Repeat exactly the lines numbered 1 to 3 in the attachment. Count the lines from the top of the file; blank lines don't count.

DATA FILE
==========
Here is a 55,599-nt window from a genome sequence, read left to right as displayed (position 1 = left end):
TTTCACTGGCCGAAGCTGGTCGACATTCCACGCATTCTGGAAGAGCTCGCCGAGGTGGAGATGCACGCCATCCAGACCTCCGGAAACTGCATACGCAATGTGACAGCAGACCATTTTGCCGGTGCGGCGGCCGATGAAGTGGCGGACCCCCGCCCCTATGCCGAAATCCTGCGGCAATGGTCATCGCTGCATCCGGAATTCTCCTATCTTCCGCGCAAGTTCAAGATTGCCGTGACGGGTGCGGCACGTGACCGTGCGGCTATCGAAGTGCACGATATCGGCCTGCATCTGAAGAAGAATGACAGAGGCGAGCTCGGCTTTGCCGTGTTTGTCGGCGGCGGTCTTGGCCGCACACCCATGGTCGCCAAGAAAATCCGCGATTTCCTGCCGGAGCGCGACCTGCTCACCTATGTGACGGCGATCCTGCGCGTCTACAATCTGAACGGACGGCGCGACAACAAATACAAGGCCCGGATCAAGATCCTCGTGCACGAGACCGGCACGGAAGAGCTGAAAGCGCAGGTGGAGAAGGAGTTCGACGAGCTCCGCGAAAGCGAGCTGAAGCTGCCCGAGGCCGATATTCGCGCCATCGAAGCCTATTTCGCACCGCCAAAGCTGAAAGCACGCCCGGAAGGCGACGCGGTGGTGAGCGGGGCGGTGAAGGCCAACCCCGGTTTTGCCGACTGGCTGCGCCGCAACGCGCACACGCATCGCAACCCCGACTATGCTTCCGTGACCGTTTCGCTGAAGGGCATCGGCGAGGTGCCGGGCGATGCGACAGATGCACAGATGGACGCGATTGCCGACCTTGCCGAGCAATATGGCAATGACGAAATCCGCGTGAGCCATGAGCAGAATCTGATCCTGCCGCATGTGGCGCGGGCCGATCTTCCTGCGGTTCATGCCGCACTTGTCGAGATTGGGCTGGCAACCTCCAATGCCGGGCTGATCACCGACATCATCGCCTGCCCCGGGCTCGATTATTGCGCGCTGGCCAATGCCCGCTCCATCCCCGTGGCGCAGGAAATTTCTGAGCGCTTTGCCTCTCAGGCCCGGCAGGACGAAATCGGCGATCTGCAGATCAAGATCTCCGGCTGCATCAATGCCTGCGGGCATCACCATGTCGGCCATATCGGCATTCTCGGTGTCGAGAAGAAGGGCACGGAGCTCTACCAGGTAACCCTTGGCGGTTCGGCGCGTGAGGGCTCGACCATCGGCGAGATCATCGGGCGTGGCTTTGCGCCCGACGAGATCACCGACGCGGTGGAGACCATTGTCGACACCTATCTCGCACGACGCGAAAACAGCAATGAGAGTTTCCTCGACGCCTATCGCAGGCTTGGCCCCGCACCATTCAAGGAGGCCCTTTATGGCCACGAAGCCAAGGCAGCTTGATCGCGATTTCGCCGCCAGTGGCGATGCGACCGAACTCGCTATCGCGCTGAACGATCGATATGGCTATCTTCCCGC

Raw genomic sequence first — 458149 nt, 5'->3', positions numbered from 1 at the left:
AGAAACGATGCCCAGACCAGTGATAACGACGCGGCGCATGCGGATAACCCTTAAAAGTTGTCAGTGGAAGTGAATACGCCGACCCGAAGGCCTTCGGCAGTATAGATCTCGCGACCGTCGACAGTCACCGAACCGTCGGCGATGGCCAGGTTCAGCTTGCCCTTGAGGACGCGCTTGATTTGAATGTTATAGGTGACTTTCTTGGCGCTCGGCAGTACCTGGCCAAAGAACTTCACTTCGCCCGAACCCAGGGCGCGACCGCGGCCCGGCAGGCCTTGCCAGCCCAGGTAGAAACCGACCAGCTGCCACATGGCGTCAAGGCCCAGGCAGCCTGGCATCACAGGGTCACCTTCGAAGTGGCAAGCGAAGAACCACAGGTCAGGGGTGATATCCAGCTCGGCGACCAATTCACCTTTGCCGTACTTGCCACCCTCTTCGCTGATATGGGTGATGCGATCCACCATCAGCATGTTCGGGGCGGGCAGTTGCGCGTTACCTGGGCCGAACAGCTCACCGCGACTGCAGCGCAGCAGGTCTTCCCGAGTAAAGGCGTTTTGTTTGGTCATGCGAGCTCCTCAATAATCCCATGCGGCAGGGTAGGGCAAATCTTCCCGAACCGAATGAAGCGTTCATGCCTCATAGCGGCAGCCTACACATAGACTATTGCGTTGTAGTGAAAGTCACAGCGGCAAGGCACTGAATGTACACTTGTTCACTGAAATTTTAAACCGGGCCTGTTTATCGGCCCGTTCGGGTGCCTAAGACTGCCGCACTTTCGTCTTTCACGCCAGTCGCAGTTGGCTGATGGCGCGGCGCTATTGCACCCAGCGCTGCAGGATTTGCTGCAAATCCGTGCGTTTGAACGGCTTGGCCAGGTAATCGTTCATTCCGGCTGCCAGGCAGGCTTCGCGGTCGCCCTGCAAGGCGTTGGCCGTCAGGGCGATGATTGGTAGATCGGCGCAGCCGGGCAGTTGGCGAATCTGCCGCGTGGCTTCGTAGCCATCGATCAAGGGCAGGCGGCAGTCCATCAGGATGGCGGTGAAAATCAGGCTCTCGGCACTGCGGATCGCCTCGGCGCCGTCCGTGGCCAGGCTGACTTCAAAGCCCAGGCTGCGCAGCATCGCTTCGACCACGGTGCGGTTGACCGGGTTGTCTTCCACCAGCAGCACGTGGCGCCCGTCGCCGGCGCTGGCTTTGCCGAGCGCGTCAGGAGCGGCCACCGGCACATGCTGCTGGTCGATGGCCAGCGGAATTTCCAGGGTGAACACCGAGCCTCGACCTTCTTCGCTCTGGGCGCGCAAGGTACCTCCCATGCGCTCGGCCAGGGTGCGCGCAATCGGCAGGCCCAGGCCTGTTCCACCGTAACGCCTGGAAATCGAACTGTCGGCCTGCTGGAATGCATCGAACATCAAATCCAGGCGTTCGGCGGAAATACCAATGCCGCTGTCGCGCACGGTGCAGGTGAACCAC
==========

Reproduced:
Here is a 55,599-nt window from a genome sequence, read left to right as displayed (position 1 = left end):
TTTCACTGGCCGAAGCTGGTCGACATTCCACGCATTCTGGAAGAGCTCGCCGAGGTGGAGATGCACGCCATCCAGACCTCCGGAAACTGCATACGCAATGTGACAGCAGACCATTTTGCCGGTGCGGCGGCCGATGAAGTGGCGGACCCCCGCCCCTATGCCGAAATCCTGCGGCAATGGTCATCGCTGCATCCGGAATTCTCCTATCTTCCGCGCAAGTTCAAGATTGCCGTGACGGGTGCGGCACGTGACCGTGCGGCTATCGAAGTGCACGATATCGGCCTGCATCTGAAGAAGAATGACAGAGGCGAGCTCGGCTTTGCCGTGTTTGTCGGCGGCGGTCTTGGCCGCACACCCATGGTCGCCAAGAAAATCCGCGATTTCCTGCCGGAGCGCGACCTGCTCACCTATGTGACGGCGATCCTGCGCGTCTACAATCTGAACGGACGGCGCGACAACAAATACAAGGCCCGGATCAAGATCCTCGTGCACGAGACCGGCACGGAAGAGCTGAAAGCGCAGGTGGAGAAGGAGTTCGACGAGCTCCGCGAAAGCGAGCTGAAGCTGCCCGAGGCCGATATTCGCGCCATCGAAGCCTATTTCGCACCGCCAAAGCTGAAAGCACGCCCGGAAGGCGACGCGGTGGTGAGCGGGGCGGTGAAGGCCAACCCCGGTTTTGCCGACTGGCTGCGCCGCAACGCGCACACGCATCGCAACCCCGACTATGCTTCCGTGACCGTTTCGCTGAAGGGCATCGGCGAGGTGCCGGGCGATGCGACAGATGCACAGATGGACGCGATTGCCGACCTTGCCGAGCAATATGGCAATGACGAAATCCGCGTGAGCCATGAGCAGAATCTGATCCTGCCGCATGTGGCGCGGGCCGATCTTCCTGCGGTTCATGCCGCACTTGTCGAGATTGGGCTGGCAACCTCCAATGCCGGGCTGATCACCGACATCATCGCCTGCCCCGGGCTCGATTATTGCGCGCTGGCCAATGCCCGCTCCATCCCCGTGGCGCAGGAAATTTCTGAGCGCTTTGCCTCTCAGGCCCGGCAGGACGAAATCGGCGATCTGCAGATCAAGATCTCCGGCTGCATCAATGCCTGCGGGCATCACCATGTCGGCCATATCGGCATTCTCGGTGTCGAGAAGAAGGGCACGGAGCTCTACCAGGTAACCCTTGGCGGTTCGGCGCGTGAGGGCTCGACCATCGGCGAGATCATCGGGCGTGGCTTTGCGCCCGACGAGATCACCGACGCGGTGGAGACCATTGTCGACACCTATCTCGCACGACGCGAAAACAGCAATGAGAGTTTCCTCGACGCCTATCGCAGGCTTGGCCCCGCACCATTCAAGGAGGCCCTTTATGGCCACGAAGCCAAGGCAGCTTGATCGCGATTTCGCCGCCAGTGGCGATGCGACCGAACTCGCTATCGCGCTGAACGATCGATATGGCTATCTTCCCGC

Raw genomic sequence first — 458149 nt, 5'->3', positions numbered from 1 at the left: